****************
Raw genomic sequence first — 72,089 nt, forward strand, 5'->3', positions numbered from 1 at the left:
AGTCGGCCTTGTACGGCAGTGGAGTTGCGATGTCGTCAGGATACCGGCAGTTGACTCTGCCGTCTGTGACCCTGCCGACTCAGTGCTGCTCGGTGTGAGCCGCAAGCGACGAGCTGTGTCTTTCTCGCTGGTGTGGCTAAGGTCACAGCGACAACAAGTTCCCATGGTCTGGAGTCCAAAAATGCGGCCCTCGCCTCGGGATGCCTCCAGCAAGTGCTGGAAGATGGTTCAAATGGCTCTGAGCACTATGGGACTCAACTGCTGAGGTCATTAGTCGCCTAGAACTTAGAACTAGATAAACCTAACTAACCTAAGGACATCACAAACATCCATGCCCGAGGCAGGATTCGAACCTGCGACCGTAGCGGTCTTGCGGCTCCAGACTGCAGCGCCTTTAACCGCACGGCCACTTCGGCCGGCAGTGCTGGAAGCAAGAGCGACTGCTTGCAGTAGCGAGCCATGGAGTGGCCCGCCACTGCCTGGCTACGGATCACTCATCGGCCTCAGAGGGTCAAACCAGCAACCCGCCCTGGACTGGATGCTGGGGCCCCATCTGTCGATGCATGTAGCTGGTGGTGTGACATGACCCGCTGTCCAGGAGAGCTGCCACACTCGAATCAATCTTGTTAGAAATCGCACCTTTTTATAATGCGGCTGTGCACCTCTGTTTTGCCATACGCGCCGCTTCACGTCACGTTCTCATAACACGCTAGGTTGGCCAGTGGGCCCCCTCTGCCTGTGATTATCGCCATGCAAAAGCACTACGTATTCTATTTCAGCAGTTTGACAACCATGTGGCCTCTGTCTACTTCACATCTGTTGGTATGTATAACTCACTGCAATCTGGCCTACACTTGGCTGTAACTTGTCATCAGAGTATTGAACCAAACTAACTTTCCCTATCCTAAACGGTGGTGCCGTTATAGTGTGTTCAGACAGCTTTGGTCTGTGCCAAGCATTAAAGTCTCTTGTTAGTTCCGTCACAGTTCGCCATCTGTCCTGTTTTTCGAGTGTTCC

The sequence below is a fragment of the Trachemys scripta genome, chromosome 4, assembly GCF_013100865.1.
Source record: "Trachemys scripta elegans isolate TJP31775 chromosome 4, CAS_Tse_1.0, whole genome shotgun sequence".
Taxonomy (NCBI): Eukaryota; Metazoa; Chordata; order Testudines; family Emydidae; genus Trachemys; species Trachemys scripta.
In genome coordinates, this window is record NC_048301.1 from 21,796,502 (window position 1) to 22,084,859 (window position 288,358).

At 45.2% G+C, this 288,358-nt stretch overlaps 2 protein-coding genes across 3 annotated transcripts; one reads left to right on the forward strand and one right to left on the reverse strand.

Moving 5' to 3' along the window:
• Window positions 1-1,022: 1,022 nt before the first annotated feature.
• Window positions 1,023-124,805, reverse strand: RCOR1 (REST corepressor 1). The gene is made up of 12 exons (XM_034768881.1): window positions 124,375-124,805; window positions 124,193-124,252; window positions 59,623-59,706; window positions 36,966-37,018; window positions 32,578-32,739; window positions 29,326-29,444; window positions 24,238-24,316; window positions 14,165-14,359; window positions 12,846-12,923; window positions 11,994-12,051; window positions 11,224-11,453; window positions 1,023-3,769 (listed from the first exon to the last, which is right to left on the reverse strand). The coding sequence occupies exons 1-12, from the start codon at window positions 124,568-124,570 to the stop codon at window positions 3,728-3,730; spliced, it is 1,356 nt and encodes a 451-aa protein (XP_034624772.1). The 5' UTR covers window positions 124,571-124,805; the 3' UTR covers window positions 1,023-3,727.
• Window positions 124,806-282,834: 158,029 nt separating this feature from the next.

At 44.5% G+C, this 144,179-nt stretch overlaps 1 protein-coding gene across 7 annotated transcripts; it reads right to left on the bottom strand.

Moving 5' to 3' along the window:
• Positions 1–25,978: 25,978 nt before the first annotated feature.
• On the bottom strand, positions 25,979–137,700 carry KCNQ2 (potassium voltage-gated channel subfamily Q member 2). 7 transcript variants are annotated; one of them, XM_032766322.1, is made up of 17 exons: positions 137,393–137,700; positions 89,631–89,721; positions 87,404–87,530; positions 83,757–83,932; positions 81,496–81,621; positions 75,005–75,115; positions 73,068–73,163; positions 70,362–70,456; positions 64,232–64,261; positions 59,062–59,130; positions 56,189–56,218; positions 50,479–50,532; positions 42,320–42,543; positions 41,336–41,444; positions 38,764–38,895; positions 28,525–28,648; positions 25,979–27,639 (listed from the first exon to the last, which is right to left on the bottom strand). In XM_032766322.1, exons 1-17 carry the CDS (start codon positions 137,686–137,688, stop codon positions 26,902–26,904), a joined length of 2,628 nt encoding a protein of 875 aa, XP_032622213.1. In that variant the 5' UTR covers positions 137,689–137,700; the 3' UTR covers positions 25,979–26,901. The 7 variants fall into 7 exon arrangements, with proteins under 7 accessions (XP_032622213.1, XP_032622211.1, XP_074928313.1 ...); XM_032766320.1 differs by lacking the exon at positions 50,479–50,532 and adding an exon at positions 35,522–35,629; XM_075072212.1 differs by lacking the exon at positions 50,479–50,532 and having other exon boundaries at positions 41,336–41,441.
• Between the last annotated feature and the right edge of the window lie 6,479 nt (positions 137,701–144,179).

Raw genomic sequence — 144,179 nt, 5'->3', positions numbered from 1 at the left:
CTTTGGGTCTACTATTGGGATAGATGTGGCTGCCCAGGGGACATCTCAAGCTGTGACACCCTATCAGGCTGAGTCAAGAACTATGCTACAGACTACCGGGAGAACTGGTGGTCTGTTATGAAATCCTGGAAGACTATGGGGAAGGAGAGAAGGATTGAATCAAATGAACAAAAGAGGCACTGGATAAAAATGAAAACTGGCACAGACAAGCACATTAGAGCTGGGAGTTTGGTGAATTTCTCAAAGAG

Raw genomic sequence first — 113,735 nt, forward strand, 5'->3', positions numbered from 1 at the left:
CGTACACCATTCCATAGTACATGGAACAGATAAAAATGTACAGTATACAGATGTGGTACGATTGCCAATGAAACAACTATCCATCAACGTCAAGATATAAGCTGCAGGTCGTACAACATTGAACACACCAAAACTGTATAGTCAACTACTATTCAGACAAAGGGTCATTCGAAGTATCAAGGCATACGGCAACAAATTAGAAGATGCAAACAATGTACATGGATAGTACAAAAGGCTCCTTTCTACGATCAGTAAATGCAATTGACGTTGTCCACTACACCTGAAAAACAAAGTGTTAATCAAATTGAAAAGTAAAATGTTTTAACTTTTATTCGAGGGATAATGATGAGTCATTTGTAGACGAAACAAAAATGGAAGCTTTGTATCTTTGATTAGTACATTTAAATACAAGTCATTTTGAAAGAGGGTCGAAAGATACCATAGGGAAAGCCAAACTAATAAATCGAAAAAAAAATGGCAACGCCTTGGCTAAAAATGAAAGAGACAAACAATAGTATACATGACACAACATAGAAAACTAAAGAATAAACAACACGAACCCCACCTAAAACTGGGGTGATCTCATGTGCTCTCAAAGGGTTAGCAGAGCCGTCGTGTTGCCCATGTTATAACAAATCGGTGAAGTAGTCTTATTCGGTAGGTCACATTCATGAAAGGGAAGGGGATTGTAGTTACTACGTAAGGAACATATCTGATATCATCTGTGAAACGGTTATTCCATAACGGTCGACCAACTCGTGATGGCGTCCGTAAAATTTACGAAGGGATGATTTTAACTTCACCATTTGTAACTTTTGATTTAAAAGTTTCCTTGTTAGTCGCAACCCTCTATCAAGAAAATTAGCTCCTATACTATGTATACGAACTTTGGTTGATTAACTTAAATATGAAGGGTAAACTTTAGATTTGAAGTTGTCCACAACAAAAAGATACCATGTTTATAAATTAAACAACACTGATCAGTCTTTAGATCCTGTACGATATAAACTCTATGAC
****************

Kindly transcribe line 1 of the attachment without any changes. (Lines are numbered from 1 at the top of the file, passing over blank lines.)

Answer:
Raw genomic sequence first — 72,089 nt, forward strand, 5'->3', positions numbered from 1 at the left: